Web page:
Distinguishing input controls from ouput controls in Atlantic Canada's fisheries: explaining the decline and collapse of Newfoundland's Atlantic cod stocks
Corkett, Christopher J.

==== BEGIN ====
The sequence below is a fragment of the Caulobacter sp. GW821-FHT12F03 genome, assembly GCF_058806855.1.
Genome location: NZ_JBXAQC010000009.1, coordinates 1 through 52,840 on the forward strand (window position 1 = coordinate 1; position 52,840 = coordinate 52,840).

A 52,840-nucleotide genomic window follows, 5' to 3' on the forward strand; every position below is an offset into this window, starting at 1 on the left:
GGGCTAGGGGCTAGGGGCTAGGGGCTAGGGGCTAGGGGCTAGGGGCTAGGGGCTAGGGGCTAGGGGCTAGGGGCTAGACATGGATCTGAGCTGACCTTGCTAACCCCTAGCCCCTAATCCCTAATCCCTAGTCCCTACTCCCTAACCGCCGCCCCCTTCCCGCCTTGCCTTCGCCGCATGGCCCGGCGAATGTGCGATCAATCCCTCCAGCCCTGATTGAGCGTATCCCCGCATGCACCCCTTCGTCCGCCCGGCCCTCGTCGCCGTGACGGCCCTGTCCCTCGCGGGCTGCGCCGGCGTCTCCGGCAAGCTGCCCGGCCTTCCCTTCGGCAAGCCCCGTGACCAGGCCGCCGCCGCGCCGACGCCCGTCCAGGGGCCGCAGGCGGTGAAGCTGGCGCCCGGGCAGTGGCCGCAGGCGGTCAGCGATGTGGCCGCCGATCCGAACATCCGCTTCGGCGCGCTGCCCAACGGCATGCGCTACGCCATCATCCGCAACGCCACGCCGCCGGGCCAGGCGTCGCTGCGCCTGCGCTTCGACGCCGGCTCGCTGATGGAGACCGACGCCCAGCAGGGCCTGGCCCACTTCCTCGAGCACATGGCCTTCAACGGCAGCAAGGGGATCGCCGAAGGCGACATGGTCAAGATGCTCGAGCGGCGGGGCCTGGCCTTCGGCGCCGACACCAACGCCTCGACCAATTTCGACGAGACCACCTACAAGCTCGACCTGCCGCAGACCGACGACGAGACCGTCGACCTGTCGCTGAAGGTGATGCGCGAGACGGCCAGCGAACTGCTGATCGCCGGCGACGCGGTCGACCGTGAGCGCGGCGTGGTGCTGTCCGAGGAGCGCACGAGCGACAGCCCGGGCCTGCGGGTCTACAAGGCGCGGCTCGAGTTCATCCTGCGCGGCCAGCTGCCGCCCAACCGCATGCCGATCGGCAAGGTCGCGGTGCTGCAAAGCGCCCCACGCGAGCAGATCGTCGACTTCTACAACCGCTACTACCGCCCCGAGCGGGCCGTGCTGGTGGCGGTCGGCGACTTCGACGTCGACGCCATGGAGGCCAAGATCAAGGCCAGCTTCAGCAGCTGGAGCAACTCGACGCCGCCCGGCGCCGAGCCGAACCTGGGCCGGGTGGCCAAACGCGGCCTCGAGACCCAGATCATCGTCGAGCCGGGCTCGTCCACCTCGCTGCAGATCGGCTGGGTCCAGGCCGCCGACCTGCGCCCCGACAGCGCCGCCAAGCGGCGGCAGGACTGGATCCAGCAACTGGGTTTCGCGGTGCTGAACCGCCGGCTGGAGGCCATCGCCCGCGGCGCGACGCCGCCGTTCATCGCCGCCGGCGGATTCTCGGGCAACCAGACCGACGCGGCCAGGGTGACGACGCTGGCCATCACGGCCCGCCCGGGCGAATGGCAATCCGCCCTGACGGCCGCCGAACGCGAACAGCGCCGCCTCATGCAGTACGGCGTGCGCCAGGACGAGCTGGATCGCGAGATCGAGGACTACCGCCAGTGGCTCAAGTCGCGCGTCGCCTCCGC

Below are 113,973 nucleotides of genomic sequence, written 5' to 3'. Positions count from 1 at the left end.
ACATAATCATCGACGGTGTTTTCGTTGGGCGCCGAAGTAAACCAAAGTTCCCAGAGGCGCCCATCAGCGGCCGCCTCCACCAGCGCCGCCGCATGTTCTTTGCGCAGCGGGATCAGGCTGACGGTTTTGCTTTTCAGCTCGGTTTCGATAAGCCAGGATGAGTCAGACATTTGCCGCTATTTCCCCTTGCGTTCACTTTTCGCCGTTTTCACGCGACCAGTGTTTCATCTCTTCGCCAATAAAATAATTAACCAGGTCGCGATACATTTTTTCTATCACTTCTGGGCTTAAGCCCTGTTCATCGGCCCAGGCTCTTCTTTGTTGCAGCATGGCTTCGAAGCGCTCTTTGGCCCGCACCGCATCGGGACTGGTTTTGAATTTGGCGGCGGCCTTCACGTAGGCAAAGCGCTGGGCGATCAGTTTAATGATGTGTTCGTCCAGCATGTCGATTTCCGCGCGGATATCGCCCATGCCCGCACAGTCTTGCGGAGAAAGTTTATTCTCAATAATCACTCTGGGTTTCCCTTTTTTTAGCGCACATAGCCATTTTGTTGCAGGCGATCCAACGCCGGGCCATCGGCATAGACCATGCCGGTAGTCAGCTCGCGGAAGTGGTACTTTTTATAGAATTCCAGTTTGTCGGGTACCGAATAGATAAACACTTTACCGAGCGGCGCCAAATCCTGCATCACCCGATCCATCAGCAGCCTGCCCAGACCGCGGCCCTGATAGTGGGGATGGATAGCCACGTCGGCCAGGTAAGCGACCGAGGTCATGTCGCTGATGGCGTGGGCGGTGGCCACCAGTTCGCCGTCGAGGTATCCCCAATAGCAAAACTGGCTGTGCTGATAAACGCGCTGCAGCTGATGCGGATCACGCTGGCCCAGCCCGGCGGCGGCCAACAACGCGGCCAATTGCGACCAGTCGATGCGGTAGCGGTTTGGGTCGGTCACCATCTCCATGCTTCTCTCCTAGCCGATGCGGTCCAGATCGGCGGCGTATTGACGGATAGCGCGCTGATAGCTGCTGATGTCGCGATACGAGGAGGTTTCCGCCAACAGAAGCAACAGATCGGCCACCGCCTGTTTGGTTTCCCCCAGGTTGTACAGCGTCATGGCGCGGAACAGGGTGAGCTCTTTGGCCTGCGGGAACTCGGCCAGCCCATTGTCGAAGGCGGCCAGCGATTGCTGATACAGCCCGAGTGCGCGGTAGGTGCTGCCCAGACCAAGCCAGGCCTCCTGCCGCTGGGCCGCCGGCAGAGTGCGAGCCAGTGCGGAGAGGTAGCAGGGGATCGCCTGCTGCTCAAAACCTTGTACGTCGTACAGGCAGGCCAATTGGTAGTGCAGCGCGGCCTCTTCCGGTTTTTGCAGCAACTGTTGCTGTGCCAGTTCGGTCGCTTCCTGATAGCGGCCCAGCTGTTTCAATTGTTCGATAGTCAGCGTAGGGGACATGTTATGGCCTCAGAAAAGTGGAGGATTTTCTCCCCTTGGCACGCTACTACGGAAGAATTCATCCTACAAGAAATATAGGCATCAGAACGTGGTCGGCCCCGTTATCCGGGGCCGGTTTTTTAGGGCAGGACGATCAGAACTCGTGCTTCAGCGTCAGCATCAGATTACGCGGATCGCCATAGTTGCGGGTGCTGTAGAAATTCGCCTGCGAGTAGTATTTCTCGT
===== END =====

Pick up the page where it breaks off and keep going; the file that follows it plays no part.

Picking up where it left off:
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The lobster and groundfish fisheries of Atlantic Canada have been managed in very different ways. The Atlantic lobster fishery has been managed by input controls in which regulations have been developed by a posteriori deductive argument to control the intensity of the gear used to catch lobsters. By contrast the Atlantic groundfish fisheries have been managed by output controls involving the a priori inductive arguments of stock assessment in which limits are put on the amount of groundfish coming out of a fishery. Karl Popper excludes induction from his theory of method since induction leads to logical inconsistencies such as a 'scientific' ethics (i.e. the notion that science can on its own tell us what should be done), a fisheries example of which is the use of reference points and harvest guidelines in an attempt to guide the normative use of data. It is mt thesis that the prejudicial nature of a fish stock assessment with its embedded monism of 'scientific' ethics is to be held responsible for the overfishing and collapse of Atlantic groundfish fisheries including Newfoundland's Atlantic cod stocks. If Atlantic Canada's groundfish fisheries are to be managed by sound and rational decisions, they will have to join the Atlantic lobster fishery as a well regulated institution capable of controlling the levels of effort used to catch fish.